N.Srikanth is a Lecturer,Pastry & Bakery and Advance European Confectionery working at Culinary Academy Of india.
Marriage – is an official name for a bond of love between two people which lasts a lifetime. Marriage brings together individuals with different personalities in terms of thoughts, physical appearance, mental ability, culture, country, region, etc. Together, both become more than their selves. This is not limited to just people; food and cultures often become interlocked in a marriage-like relationship. This has resulted in technological culinary advancements, new recipes being discovered, and fresh food pairings.
This evolution in food can largely be attributed to globalization, overlapping cultures, and social media trends. One such culinary marriage is that of Western desserts with Indian sweets—the best part—foodies the world over love this marriage. And true to the spirit of any celebration, sweets and desserts are part of the occasion.
But before we explore the culinary delicacies that have emerged from this fusion, let’s understand what each culture brought to the dining table.
In India, sweets, commonly referred to as mithai, are a traditional part of the culture and are synonymous with celebrations. A characteristic feature of Indian cuisine is its unique flavor and adventurous cooking methods - sweets are no different. Many of these confections have interesting stories associated with them, and some date back to periods before written literature was made famous. The Halwai or sweet-maker has been a reputed part of the Indian kitchen, and these professionals spend years mastering their craft. What’s more, Indian sweets vary significantly by region, religion, celebration, and occasion. Each region has its specialty, and every festival has a companion sweet. That said, Indian sweets typically consist of milk or flour as the primary ingredient, along with sugar and ghee. Most Indian sweets are served either hot or at room temperature, although the cold sweet range is expansive in itself. Dry fruits and silver warq perform the role of garnishes in Indian sweets.
On the other hand, Western desserts arose as the last meal course and became an integral part of celebrations. The desserts that are traditionally celebratory are usually large or consisting of detailed work. Western desserts typically also consist of flour, milk, butter, cream, and chocolate as essential ingredients, but their use is entirely different from Indian sweets. It’s also hard to narrow down the geography or origin of Western desserts as this term includes French, British, German, and American desserts. Western desserts also usually require many types of equipment, thermometers, and other culinary equipment to get the recipe right. This equipment is hard to find in typical households in India and is usually reserved for quality restaurants and hotels. Due to this equipment availability, local sweet makers have adopted Western techniques and processes and infused them with Indian flavors. As a result, we now see both these cultures coming together in one unique dish.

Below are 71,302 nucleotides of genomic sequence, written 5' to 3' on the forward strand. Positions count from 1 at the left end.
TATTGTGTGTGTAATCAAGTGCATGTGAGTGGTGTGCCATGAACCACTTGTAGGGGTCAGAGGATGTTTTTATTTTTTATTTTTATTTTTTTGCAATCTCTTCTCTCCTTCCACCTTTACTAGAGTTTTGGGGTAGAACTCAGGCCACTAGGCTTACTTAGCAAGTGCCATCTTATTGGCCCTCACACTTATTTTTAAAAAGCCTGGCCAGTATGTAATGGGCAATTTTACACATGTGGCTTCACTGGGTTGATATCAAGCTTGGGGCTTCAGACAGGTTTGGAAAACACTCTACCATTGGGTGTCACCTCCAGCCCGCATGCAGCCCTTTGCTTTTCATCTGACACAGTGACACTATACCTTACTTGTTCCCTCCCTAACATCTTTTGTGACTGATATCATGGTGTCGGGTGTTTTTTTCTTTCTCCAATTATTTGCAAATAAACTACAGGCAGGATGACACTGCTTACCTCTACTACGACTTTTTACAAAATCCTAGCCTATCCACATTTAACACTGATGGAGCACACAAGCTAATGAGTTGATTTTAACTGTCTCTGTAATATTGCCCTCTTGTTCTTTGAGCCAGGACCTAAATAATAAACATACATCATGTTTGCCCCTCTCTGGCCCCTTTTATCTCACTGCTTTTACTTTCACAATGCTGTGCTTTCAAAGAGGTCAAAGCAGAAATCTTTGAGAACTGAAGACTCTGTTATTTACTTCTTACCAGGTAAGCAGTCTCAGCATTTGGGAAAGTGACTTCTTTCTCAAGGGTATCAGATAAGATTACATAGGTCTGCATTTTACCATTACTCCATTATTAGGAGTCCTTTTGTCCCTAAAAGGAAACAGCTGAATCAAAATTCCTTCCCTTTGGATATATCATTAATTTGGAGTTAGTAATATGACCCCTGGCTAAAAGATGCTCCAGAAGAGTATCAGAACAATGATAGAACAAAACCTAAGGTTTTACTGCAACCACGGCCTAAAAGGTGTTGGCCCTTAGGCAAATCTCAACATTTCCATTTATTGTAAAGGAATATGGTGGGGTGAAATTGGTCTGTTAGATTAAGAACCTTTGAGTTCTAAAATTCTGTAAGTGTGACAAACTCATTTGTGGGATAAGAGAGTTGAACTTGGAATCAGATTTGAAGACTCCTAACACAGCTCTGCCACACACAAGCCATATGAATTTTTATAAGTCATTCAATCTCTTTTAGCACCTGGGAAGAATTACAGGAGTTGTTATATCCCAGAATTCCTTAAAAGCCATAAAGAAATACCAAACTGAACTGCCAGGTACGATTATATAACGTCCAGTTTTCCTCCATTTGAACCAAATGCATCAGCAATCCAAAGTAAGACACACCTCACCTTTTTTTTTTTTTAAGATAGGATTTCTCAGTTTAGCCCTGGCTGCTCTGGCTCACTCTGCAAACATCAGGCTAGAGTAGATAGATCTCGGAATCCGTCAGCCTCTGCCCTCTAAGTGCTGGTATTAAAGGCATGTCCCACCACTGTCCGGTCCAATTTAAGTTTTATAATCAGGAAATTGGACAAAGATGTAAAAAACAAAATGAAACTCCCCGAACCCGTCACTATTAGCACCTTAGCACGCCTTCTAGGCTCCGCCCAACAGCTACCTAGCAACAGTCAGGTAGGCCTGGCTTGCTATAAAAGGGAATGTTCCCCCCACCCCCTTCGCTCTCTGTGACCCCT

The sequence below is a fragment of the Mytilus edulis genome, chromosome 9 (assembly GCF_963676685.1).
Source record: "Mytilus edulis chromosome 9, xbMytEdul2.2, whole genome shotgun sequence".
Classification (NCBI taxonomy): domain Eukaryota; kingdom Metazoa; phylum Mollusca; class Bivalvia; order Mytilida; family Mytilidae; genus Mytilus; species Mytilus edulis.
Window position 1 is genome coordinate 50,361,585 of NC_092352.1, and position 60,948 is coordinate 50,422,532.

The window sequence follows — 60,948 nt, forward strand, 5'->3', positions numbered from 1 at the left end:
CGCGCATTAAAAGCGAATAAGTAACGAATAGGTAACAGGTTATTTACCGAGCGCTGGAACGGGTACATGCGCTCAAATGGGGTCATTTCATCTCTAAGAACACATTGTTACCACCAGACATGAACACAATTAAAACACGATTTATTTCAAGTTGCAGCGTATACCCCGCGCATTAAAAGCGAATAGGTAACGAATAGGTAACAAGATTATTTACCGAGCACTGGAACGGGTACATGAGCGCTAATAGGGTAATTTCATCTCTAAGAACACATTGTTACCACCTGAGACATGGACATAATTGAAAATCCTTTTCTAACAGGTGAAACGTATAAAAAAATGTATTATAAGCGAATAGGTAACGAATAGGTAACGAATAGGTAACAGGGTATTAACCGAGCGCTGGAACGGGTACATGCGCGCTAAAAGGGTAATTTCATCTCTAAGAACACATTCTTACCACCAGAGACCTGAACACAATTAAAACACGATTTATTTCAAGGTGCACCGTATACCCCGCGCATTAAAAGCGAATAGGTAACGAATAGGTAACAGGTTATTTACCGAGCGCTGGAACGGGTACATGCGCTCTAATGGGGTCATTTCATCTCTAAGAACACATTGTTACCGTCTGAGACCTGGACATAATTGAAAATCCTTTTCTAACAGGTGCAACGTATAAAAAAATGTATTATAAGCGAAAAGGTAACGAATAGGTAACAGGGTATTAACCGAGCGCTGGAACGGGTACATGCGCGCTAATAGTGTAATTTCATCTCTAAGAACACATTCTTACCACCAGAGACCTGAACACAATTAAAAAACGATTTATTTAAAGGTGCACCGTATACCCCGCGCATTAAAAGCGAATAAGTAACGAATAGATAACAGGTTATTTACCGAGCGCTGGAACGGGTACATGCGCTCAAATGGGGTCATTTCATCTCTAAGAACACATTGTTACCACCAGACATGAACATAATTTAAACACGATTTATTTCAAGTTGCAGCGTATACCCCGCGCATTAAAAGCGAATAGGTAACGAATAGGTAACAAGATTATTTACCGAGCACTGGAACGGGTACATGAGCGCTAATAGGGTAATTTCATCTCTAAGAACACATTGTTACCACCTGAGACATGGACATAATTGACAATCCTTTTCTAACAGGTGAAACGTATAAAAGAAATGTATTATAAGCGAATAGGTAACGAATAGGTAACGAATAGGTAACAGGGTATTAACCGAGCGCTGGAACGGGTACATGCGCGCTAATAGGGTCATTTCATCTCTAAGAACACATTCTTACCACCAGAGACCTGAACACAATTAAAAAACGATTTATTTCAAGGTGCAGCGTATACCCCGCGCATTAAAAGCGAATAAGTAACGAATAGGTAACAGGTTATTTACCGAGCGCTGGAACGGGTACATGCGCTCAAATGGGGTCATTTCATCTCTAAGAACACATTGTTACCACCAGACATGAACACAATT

The fundamental difference between Indian sweets and Western desserts lies in their primary function and product size, usually large. Also, Indian sweets are sweeter and texturally minimal. They also typically are made with readily available ingredients that aren’t extremely costly. Additionally, traditional Indian sweets don’t require restaurant-grade machinery or any sophisticated equipment. That said, the results of the cross-cultural exposure have given rise to an entirely new array of desserts in India. Creativity and flavor pairings are evolving in a less-traveled direction and creating one-of-a-kind culinary experiences like piping whipped malai on top of chamcham or gateaux with the Indian flavors of Gulab Jamun or Rasmalai.
This simple marriage of Western desserts and Indian sweets has yielded a wide variety of dishes. Although most underlying techniques are Western, Indian methods are essential for obtaining results too. Ingredients are chosen either from India or the Western world depending on the suitability and availability of substitutes. Examples of such dishes include the Till-Gud Cake, Gulab-nut (doughnut-shaped gulab jamun), Gajarhalwa Swiss Roll. However, this is not just a non-sensical fusion. As mentioned previously, Indian sweets are usually extremely sweet and heavy. By incorporating flavors, elements, and techniques from the West, contemporary Indian cuisine restaurants lighten the actual sweets while satisfying the Indian flavor palate. This has resulted in some genuinely scrumptious recipes like chocolate chikki bars, coffee rasagullas, and soft caramel patissas.
The pinnacle of such fusion can be seen in elevating traditional Indian sweets with techniques aptly used from either the Indian or the Western repertoire to create textural variation, visual appeal, and old and new flavors. This is particularly evident in dishes like Misti Doi Cannelles, Glazed Kalakand, Hazelnut Bouches, Layered Barfis, and many more. Both Indian sweets and Western desserts are highly skillful areas that require expertise, and bonding them together (if appropriately executed) will lead to a myriad of new textures and flavors. This unique experience is exactly what foodies strive for, and chefs create.
This content is accurate and true to the best of the author’s knowledge and is not meant to substitute for formal and individualized advice from a qualified professional.
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